In the first step of a never-realized plan to invade Britain, the Nazis occupied several of the islands in the English Channel, among them Alderney—on which they then built four forced-labor camps. Archaeologists are now investigating the largest of these, known as Sylt. Robert Philpot writes:
[Sylt’s] inmates were mostly Eastern Europeans, although there was also a large contingent of French Jews. The French prisoners dubbed Alderney “le rocher maudit”—the accursed rock—underlining the brutality of the wind-swept, sea-beaten, and remote island. Its prewar civilian population of 1,400 people had been evacuated by the UK when, deeming them too difficult to defend, it pulled out of the Channel Islands after the fall of France in June 1940.
In a bid to disguise its crimes, the SS demolished much of the camp in 1944. That effort, combined with the fact that, for many years, the presence of concentration camps on British soil was something of a taboo subject, meant that Sylt was often dismissed as having been “destroyed” or “dismantled.”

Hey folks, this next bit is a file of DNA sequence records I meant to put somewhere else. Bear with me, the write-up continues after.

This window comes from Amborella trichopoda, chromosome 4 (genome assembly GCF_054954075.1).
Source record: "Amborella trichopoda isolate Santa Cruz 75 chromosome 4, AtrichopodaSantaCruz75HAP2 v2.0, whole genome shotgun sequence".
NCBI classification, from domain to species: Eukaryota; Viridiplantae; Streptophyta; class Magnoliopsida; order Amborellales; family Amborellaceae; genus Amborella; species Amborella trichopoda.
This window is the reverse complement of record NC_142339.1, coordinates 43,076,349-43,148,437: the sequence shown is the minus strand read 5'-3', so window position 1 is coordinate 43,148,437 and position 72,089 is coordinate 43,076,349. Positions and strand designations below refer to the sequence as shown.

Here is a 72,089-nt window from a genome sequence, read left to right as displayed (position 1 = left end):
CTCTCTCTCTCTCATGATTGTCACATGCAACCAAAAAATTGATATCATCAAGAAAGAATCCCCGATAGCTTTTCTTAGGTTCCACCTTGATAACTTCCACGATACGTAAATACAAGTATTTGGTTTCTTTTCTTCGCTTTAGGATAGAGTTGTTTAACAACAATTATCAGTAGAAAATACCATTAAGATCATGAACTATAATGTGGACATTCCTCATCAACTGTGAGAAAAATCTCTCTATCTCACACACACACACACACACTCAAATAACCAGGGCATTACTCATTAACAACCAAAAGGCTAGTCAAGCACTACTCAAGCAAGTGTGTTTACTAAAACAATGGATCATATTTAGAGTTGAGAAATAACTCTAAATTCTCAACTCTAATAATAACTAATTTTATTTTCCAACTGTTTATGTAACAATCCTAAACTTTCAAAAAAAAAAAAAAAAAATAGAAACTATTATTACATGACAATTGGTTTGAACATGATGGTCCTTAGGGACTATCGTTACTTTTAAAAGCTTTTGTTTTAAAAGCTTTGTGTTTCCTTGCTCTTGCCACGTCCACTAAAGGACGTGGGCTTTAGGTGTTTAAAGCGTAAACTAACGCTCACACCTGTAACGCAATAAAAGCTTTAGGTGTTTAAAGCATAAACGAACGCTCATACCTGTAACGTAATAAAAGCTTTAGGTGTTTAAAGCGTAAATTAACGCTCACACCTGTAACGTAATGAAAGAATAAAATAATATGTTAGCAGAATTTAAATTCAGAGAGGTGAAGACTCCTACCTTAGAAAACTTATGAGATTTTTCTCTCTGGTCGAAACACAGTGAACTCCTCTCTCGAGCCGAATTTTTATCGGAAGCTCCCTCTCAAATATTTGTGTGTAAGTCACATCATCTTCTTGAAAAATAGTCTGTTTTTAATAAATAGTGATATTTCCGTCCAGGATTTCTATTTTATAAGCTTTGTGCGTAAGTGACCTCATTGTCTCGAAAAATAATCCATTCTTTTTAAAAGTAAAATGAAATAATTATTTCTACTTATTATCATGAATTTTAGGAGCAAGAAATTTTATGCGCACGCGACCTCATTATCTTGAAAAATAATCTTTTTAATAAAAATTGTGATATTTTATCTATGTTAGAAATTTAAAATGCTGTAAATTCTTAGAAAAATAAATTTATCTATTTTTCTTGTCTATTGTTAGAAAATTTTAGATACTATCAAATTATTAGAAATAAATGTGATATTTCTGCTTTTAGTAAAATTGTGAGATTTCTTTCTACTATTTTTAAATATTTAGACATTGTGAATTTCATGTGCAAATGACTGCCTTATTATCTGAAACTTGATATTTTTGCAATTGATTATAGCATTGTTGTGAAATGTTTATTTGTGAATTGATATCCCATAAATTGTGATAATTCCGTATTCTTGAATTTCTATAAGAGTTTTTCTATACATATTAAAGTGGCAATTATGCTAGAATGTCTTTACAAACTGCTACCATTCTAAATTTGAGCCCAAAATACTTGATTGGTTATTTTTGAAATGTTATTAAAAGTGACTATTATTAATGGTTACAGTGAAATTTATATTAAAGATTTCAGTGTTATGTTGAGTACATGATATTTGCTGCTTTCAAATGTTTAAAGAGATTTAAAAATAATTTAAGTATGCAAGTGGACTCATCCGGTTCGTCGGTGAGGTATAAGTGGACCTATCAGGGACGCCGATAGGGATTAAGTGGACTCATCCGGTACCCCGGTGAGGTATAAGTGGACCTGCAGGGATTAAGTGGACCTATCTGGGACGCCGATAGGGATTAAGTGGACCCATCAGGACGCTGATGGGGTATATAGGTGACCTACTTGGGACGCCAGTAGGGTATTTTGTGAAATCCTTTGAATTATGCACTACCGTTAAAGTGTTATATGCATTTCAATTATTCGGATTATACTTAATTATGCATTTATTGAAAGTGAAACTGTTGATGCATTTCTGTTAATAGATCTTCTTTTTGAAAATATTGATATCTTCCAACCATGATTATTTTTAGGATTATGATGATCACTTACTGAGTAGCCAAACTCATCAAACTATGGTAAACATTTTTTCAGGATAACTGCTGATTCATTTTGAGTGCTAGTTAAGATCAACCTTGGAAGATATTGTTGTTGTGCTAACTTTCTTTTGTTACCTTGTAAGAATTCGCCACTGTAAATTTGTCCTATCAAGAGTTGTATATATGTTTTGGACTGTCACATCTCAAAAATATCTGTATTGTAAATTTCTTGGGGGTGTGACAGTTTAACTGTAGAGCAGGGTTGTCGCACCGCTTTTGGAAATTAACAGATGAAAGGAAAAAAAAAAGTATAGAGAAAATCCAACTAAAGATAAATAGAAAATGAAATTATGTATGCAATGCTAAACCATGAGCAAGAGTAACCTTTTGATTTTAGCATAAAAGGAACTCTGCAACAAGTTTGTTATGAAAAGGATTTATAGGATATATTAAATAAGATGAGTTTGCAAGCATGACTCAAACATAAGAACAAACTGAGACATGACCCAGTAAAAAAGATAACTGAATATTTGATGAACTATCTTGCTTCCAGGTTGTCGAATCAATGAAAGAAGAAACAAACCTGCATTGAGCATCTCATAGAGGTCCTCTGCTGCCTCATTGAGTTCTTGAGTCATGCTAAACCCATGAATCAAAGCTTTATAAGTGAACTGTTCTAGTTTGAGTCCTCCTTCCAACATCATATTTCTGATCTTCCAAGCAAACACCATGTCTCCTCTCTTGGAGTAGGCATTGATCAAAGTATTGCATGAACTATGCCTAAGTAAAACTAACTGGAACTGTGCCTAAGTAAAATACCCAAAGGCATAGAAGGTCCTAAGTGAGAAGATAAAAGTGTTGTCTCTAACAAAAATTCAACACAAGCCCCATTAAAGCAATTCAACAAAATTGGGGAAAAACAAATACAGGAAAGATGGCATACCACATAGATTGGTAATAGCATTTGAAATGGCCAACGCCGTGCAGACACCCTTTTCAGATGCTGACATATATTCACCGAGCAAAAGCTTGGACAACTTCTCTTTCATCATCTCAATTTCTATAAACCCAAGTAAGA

There is, according to the archaeologist [leading the study, Caroline Sturdy Colls], “a long legacy” which goes back to immediately after the war when the British government was “not necessarily keen even to acknowledge that these camps existed on British soil.” That legacy also meant that a lot of archive material remained classified for many years.
The scale of the horror perpetrated on Alderney is hotly debated. Official accounts after the war figured that less than 400 of the slave laborers died on the island. Seventy years on, though, some historians and military experts suggest the workforce and the death toll have been grossly underestimated. . . . . Sturdy Colls . . . believes at least 700 slave laborers died, while labeling the figure a “very conservative estimate.”